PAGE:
Don’t get too excited by dairy price spike

After years of serious decline in the dairy sector with a combination of drought and economic downturn affecting dairy product prices, farmers will be allowing themselves a bit of a smile following the release of the latest data. The news comes as New Zealand farmers begin to think about the spring and summer ahead.

However the duration of the drought and the fact that it has continued over winter, means this is unfortunately not a time to get too excited. Yes there has been a rather noticeable spike in prices since the start of August, but the outlook is still not flash. Consecutive winters of below normal rainfall mean that aquifer recharge will require more than just a couple of significant heavy rainfall events. The low levels are exacerbated in places like Canterbury where ground water allocation is at or near 100% of the known supply. Further water use will start to deny existing users their allocated quota. A reversion from El Nino to a La Nina phase in the weather means the likelihood of another dry summer with potential drought like conditions is high.

The drought is just one part of the environmental choke on the New Zealand dairy sector. Without significant changes to the natural environment and possible flow on effects to tourism and extra cost to New Zealand citizens, particularly those in urban areas whose water quality may be adversely affected, New Zealand dairy farming is at peak performance. Because of the contribution that recreational tourism – particularly water based – plays in the economy, a balancing act between maintaining good freshwater resources is needed.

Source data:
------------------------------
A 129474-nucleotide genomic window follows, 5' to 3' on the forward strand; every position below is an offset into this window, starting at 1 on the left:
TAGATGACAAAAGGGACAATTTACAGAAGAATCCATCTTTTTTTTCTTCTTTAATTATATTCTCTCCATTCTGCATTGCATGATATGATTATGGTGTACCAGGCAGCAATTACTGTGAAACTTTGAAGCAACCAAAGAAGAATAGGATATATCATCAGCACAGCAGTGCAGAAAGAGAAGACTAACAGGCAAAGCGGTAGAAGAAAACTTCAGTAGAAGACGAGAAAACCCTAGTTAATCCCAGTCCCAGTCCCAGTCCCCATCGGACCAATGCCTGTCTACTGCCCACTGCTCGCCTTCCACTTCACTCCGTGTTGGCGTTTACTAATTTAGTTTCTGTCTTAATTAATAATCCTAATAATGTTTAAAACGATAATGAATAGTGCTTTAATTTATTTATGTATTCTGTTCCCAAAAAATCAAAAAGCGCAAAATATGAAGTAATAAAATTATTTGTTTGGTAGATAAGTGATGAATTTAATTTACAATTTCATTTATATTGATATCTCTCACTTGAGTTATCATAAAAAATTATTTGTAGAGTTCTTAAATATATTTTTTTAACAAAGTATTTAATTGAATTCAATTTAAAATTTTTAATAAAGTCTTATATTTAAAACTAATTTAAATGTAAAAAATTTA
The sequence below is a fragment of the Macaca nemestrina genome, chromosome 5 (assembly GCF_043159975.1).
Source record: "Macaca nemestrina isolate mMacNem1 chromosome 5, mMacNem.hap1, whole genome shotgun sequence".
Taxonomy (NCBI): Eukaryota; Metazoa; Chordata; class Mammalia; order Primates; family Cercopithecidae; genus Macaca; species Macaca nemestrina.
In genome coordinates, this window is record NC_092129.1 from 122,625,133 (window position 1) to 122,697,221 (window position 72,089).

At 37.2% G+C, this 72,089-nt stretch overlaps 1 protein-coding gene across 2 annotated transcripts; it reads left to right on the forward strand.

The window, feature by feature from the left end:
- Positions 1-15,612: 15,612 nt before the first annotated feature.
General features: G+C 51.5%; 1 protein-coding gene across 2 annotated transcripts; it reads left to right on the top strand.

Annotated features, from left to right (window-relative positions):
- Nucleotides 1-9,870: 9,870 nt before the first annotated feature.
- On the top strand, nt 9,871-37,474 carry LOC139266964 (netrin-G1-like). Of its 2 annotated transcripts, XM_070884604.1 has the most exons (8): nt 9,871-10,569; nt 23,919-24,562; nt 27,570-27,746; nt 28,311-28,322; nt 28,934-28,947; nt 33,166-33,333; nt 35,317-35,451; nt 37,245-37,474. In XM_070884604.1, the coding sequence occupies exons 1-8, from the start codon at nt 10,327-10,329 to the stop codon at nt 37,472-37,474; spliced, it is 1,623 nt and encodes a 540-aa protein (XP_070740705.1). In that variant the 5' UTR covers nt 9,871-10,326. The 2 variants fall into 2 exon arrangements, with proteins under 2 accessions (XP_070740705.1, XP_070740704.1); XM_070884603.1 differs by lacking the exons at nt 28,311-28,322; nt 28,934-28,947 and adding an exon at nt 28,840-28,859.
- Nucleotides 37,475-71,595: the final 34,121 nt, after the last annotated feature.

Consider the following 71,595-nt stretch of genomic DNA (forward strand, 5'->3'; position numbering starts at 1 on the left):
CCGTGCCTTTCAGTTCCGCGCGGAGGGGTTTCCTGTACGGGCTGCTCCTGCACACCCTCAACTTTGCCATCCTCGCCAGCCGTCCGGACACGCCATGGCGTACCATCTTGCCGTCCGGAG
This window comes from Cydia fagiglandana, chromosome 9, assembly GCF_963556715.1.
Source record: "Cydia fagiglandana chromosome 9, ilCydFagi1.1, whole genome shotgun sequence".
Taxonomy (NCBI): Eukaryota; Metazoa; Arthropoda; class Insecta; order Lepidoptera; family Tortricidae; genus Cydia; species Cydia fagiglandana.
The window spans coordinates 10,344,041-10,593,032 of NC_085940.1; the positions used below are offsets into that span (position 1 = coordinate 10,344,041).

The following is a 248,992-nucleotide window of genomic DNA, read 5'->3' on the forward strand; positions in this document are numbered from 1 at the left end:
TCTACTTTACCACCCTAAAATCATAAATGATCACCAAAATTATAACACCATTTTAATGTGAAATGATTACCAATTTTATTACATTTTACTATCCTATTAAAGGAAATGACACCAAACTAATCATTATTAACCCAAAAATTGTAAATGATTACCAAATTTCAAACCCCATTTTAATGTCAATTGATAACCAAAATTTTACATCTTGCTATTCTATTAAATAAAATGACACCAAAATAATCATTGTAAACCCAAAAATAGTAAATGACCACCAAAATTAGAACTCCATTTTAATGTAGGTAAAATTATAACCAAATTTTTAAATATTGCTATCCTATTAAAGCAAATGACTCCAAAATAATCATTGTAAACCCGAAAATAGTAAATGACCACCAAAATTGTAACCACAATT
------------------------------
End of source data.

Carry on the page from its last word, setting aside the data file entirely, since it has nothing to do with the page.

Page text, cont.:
Then there is the global economy. This has spluttered along and at times looked like starting to recover from the Global Financial Crisis. However combination of factors including slumped petrol prices, global instability and key economies slowing down have eroded any progress that has been made. In the case of slumped oil prices, partially caused by weak demand mean that significant capacity in countries like Saudi Arabia is not fully utilised.

Is it time for farming to reduce the emphasis on dairying? For too long New Zealand has been busily putting all of its economic eggs in one or two proverbial baskets. Yes, supply and demand means there will always be a case for dairy products, but what happens when the conditions for good dairy sector performance are simply not there?


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